• Jeff Mcadams
    2018-09-05 00:50

    Fantastic! I finished this book with a sense of awe at the work of God, the Architect and Builder of the Church. I also gained a more gracious and inclusive perspective of my fellow Christians in sundry traditions and denominations here and abroad.

  • Bill
    2018-09-03 05:49

    A helpful introduction to Church History. Fairly comprehensive (for a survey) and quite readable -- each chapter is only about 10 pages. Having said that, 600 pages (with no footnotes taking up space) is a lengthy read! Helpfully attempts to draw out the significance of historical events for modern day readers throughout. Shelley writes as a protestant evangelical, but I thought he made a fair effort to be objective. The 'plain language' feature was frustrating -- I constantly found myself checking for references in vain. There are a few inadequate notes at the back, but the choice has obviously been made to avoid academic referencing completely. This is a good feature for a popular level book, but I am a little surprised that it is a staple textbook at many Bible Colleges. The Further Reading lists at the end of each chapter are good. The new content in the 3rd edition is an interesting but risky effort to grapple with events of the last 20 years -- some conclusions already seem a little dated even in the 5 years since publication.

  • Jang David Kim
    2018-09-10 03:58

    It is impossible for one book to cover the entire church history. However, if I had to pick one, I would recommend this book. It's easy and fun to read (remember, history can get a bit dry and the author can get off track in meaningless events), while hitting all the major significant events and persons of the church history. I love Shelley's thoughtful reflections to the events, not just "this is what happened." And most of all, it gives you a healthy framework of the entire church history and he leaves you with the desire to go further into the topics he briefly covered!

  • Igor
    2018-09-20 23:47

    I'm not against apologetics books.I'm not against Church history books written unashamedly from the Christian POV.I'm not even against shameless mixing of the two.I like books written in plain language.I like good books.This one is not. Neither is in in plain language. This is a bad book, the language is above all boring to death. What the book lacks in style, it has in abundance in bad history and pitiful apologetics. I can't understand how anyone could have read it, even on assignment.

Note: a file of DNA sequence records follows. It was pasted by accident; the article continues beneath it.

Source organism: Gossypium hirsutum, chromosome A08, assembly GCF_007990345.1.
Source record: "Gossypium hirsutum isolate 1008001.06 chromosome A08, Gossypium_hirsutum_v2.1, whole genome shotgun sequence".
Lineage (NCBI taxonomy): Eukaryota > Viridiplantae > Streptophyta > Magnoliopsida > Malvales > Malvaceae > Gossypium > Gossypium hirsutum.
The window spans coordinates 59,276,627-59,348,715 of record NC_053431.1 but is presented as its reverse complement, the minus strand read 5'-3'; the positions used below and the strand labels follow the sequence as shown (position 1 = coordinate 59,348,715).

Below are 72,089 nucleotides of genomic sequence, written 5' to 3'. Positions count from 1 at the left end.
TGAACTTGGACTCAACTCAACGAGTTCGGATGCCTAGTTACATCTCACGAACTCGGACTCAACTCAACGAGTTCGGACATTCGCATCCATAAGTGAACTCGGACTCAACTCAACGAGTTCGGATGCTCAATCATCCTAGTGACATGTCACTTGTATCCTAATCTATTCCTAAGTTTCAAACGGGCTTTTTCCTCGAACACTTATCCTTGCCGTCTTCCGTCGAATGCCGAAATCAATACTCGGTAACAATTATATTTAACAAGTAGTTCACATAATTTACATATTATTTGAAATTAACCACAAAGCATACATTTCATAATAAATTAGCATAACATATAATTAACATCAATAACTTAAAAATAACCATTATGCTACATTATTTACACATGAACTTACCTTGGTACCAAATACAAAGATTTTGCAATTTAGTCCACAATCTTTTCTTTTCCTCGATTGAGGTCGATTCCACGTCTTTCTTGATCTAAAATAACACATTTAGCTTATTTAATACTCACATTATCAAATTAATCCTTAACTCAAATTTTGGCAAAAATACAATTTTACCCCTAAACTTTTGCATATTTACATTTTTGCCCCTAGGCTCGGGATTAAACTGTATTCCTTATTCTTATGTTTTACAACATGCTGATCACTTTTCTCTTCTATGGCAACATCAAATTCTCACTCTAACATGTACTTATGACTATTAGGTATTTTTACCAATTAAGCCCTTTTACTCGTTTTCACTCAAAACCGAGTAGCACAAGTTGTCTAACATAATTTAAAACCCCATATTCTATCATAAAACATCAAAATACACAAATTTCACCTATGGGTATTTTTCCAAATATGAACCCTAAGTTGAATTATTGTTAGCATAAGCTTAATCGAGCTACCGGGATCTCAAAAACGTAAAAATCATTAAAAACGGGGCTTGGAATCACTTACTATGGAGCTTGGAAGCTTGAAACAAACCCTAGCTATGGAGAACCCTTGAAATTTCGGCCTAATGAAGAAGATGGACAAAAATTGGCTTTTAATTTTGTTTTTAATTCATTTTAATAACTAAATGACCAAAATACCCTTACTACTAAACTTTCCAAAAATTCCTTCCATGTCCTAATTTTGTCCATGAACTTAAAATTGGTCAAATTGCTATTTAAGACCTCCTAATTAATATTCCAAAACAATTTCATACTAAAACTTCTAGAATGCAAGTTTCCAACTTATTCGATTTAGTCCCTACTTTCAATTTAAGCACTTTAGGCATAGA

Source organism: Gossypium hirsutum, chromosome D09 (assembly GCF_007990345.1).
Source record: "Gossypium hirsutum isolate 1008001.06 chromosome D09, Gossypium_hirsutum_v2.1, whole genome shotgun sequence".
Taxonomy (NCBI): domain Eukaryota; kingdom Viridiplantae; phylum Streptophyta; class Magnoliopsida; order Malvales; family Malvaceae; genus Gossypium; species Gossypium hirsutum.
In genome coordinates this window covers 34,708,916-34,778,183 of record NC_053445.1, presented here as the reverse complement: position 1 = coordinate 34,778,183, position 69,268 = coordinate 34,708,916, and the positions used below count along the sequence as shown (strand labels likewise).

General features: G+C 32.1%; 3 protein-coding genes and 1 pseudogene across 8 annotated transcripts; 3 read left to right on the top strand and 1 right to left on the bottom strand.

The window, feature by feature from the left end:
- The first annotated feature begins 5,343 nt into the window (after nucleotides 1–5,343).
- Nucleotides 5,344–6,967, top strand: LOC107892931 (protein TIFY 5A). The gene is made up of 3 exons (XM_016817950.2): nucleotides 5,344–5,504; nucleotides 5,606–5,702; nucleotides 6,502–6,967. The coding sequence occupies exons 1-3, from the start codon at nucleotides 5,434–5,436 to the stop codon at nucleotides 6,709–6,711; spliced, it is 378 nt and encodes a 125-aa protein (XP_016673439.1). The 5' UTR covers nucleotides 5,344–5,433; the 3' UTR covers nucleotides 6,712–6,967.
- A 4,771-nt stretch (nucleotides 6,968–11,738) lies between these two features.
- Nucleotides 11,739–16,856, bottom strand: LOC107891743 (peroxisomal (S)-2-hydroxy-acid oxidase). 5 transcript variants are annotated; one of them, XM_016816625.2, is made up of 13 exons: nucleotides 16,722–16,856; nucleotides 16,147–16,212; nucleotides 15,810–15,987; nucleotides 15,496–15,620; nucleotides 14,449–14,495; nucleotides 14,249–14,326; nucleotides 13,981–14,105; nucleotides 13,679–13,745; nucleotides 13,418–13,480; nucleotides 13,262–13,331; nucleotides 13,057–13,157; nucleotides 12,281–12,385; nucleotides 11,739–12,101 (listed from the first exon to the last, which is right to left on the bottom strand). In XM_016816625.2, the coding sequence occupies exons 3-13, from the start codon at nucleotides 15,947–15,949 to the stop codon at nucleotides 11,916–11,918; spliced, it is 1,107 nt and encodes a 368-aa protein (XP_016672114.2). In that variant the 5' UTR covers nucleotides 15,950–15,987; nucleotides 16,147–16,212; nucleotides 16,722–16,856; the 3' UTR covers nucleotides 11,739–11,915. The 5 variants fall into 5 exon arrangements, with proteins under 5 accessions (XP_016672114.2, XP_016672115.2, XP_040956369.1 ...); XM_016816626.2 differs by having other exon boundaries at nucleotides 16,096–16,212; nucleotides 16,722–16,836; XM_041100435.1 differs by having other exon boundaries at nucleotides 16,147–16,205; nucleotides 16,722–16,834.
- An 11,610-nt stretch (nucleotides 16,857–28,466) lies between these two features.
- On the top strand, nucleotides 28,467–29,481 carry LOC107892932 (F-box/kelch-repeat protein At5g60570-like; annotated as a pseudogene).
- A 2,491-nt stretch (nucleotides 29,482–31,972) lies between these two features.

• Will
    2018-09-06 03:53

    This book was really good. I was a history minor in college and have read through a few history books. This book takes the historical approach seriously. He does a good job at hitting the high notes and making you feel like a part of the story. My one complaint with the book is not really the authors fault, its the nature of history. So, many of the themes are overlapping by centuries and half-centuries that you can get side tracked on where he is at on the timeline while on a particular point. Overall I think it should be one the reading list of every high-schooler in christian schools.

  • Becky
    2018-09-14 05:51

    Great start to find out the history of Christianity. I enjoyed it very much, but I'm disappointed there isn't more about U.S. (Mormons, Christian Science, Scientology). Also when it did get to the late 20th century, I thought he lost his steam. But, it made me feel I've got at least a good basic understanding to start learning more.

  • Brian Eshleman
    2018-09-04 01:08

    A good overview that hits the Big Questions of Christian history in an approachable way. Each chapter's suggestions for further reading also intrigue me.

  • David Smiley
    2018-09-09 06:14

    Fantastic read for any lay person or undergraduate course. It is written like a novel and was an easy read. For a more indepth, technical book go read Justo Gonzalez.

  • Becky Pliego
    2018-09-25 00:54

    Very good.

  • Kevin Riner
    2018-09-09 02:47